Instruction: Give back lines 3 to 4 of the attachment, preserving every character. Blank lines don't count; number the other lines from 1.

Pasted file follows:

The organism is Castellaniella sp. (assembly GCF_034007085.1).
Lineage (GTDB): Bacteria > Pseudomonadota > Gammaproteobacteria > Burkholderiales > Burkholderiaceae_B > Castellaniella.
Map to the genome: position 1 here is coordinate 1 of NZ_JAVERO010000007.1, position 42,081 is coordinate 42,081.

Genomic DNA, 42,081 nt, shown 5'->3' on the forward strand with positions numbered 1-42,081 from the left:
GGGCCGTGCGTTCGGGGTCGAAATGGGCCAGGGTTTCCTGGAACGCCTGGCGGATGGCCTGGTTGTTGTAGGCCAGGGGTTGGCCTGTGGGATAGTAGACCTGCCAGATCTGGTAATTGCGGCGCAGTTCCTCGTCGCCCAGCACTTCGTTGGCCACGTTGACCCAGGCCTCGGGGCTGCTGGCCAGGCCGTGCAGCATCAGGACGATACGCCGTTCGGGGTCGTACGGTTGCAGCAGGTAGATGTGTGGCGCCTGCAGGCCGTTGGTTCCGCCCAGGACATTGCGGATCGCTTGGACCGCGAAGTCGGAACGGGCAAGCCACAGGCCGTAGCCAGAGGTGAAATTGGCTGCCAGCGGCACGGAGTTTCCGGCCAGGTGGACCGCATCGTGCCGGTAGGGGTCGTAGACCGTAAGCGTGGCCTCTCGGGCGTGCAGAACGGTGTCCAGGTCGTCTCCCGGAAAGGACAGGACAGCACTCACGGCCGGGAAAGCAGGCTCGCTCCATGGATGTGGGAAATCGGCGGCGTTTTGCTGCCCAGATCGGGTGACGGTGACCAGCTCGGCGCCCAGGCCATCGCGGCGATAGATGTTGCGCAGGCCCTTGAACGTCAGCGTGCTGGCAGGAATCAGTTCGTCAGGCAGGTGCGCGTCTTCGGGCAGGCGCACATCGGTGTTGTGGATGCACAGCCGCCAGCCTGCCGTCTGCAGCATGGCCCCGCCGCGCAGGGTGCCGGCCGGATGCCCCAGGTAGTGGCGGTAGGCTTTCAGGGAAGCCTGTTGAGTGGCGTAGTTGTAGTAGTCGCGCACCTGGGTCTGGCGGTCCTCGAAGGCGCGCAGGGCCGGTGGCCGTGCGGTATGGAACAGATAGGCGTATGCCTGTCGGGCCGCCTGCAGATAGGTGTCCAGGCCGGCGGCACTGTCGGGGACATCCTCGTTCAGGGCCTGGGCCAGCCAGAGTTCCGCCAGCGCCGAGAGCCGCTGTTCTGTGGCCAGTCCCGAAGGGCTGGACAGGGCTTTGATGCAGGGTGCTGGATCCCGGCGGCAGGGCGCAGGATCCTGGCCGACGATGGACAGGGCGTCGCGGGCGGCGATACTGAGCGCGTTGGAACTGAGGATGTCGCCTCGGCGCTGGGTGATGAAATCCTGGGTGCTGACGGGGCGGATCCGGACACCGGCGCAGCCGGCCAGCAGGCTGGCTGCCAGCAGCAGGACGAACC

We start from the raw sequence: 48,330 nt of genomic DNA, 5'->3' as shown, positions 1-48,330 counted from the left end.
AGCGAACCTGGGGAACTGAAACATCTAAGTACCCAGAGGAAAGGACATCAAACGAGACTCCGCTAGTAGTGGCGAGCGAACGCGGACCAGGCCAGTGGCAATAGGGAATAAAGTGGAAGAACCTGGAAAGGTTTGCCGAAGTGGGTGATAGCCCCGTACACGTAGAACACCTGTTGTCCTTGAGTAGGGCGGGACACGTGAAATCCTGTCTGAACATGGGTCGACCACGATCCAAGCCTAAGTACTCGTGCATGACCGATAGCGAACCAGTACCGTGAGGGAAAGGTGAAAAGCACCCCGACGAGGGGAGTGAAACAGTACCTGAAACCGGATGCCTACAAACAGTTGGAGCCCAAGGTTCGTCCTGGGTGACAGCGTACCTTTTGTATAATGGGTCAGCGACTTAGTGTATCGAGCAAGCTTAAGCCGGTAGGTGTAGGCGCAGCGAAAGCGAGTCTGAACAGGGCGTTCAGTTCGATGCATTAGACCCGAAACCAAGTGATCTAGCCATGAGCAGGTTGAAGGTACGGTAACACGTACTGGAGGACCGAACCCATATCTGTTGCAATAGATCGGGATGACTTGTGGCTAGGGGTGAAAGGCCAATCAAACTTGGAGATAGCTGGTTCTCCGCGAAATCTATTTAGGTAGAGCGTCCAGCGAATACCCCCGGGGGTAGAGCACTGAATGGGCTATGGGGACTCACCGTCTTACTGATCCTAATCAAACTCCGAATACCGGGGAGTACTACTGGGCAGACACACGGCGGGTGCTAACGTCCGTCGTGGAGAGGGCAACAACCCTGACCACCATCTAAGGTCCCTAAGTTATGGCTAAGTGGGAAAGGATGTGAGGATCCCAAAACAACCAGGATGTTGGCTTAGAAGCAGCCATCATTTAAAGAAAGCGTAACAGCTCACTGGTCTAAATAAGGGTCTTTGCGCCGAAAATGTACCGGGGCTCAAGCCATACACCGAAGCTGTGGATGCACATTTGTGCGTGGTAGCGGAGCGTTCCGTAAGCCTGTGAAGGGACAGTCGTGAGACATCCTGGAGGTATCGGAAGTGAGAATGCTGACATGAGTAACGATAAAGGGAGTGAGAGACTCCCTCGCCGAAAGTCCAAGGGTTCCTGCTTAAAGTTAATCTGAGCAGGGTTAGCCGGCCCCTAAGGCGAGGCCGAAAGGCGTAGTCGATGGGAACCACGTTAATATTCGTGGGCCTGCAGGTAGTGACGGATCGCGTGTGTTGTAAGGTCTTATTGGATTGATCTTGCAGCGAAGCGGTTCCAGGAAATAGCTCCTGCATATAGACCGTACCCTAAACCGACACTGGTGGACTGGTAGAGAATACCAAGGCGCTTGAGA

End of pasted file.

Map to the genome: position 1 here is coordinate 1 of NZ_JAVERO010000007.1, position 42,081 is coordinate 42,081.

Genomic DNA, 42,081 nt, shown 5'->3' on the forward strand with positions numbered 1-42,081 from the left: